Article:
Friday, 8 October 2010

Don't Have Children You Can't Afford

The culture secretary, Jeremy Hunt, suggested this week that the state should not offer unlimited support to large, workless families.

He went on to say that The number of children that you have is a choice and that long-term claimants needed to "take responsibility" for the number of children they had, adding that the "state shouldn't support" large families who receive more in benefits than the average family earns.

This raises the wider, far more important question of how many children can the planet support? Looked at this way the argument moves away from redistributing the nations wealth to support the needs of citizens and their individual responsibilities in relation to those needs and onto the "natural wealth" of the planet and how that can fairly meet all of our "needs".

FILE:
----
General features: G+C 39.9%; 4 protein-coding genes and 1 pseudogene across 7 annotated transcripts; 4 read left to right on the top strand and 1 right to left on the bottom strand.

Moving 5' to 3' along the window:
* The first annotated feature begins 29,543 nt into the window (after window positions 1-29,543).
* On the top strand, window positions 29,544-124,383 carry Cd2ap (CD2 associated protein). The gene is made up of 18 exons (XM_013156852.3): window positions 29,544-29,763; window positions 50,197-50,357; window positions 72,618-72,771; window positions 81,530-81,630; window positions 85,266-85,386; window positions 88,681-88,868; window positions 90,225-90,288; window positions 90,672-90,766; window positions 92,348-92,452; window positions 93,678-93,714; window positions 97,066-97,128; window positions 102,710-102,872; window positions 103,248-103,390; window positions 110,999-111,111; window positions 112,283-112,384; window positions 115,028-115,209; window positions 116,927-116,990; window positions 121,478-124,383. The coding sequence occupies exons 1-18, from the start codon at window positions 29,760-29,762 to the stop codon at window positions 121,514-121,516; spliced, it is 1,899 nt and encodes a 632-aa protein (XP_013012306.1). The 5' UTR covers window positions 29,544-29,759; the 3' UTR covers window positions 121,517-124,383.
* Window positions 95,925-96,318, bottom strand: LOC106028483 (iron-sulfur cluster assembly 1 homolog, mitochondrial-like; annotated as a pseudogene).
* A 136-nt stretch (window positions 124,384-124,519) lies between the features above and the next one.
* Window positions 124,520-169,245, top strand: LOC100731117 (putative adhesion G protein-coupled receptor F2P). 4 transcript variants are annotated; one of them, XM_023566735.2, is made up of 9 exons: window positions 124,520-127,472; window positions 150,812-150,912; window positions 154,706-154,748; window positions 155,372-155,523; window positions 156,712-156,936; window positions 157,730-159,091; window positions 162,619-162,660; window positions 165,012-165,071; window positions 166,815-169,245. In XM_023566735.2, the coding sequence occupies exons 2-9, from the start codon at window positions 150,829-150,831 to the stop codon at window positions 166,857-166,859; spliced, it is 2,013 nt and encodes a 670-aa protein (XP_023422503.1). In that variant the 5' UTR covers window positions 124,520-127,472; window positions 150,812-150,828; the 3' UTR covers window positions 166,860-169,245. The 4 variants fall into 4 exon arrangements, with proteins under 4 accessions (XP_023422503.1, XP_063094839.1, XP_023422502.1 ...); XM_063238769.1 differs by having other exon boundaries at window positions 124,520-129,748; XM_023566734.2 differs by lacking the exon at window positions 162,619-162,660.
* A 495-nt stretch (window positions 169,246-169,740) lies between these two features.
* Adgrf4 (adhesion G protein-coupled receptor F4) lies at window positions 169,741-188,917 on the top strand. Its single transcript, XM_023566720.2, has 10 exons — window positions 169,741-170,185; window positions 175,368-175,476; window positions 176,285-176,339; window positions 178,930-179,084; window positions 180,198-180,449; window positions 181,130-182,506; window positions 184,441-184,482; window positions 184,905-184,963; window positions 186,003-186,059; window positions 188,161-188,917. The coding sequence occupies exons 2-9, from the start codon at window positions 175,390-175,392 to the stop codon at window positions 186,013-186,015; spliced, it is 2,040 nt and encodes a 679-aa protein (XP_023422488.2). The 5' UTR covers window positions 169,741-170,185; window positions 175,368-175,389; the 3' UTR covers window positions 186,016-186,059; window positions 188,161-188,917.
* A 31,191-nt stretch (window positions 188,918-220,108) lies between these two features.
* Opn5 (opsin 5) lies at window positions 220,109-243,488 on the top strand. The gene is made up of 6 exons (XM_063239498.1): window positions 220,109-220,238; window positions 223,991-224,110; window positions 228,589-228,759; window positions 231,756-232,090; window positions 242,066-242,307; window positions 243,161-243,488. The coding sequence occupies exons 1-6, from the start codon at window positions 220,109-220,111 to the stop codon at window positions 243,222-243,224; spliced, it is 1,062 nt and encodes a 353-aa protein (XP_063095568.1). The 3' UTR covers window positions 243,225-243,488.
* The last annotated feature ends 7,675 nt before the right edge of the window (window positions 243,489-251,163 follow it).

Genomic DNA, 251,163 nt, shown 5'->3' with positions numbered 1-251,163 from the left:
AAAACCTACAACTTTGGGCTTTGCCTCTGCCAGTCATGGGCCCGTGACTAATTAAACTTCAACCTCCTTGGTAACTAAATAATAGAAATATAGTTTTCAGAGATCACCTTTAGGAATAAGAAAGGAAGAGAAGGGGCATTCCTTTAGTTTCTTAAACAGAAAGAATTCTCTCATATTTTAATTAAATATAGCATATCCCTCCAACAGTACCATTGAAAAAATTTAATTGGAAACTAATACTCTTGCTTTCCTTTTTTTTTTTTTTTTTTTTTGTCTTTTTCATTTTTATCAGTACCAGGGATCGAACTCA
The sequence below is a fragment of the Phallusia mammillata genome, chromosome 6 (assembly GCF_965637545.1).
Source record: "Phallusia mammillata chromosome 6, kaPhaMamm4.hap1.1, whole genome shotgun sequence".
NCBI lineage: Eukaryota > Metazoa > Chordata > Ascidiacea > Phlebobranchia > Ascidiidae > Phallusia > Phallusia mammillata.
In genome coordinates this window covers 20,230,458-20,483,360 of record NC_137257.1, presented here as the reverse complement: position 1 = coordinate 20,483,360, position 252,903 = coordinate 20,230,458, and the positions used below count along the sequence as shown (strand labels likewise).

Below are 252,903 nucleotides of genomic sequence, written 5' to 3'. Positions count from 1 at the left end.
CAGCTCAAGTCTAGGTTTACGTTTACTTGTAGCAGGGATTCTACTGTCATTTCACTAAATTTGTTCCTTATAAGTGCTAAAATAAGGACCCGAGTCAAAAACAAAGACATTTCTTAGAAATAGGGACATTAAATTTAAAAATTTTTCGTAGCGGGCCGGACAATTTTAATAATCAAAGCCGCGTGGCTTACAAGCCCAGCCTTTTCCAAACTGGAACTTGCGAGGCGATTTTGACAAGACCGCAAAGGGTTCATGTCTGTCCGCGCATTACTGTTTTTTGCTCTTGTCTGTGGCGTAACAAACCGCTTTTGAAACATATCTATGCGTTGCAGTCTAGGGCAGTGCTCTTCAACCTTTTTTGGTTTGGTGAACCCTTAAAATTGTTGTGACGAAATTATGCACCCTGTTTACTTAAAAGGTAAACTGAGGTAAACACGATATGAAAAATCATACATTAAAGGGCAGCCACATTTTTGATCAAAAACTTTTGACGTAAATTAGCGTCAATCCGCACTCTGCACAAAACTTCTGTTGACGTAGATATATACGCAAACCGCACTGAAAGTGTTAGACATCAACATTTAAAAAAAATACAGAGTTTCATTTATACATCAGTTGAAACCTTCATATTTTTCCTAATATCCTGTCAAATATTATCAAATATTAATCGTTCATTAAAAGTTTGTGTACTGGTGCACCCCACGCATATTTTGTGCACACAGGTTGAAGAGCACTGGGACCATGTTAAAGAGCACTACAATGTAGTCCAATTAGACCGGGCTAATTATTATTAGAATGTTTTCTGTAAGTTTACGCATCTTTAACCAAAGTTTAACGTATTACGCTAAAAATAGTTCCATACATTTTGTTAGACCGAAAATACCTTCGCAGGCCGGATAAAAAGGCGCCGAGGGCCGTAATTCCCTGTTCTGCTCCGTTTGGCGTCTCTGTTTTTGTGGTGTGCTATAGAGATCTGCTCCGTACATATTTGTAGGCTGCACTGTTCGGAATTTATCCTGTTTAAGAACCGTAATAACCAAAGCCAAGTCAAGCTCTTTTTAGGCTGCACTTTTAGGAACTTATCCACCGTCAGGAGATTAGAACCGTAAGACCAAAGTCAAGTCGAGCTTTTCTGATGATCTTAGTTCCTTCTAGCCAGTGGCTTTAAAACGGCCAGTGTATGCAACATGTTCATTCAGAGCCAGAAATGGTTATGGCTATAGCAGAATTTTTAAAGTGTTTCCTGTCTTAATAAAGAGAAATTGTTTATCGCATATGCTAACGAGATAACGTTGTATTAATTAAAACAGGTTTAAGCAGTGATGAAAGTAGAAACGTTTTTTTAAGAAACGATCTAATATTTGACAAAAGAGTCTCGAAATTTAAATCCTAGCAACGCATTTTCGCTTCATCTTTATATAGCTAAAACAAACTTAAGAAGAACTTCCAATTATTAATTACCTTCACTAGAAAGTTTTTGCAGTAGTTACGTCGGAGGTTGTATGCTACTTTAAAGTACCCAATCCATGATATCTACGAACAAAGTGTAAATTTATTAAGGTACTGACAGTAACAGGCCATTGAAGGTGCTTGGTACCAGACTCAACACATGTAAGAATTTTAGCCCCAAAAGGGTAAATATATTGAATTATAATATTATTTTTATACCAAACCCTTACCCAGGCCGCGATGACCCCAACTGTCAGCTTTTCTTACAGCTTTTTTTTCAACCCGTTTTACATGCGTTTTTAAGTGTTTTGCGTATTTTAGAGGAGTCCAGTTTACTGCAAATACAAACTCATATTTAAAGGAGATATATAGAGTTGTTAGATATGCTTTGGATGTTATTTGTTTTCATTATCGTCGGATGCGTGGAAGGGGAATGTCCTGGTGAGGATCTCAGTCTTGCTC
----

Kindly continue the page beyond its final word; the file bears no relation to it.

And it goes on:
Surely the same argument applies, if the state cannot afford to finance individual "irresponsibility" then the environment of our planet cannot "afford" to support the irresponsibility of us as a species given our numbers.

If it's right for an individual family to only have as many children as it can afford then the same applies to the whole Human family. As of June 2010 the world population was 6,790,062,216, predicted to rise to 9,400,000,000 by 2050 i.e. an extra 2.6 billion people in the space of only 40 years, half a lifetime.

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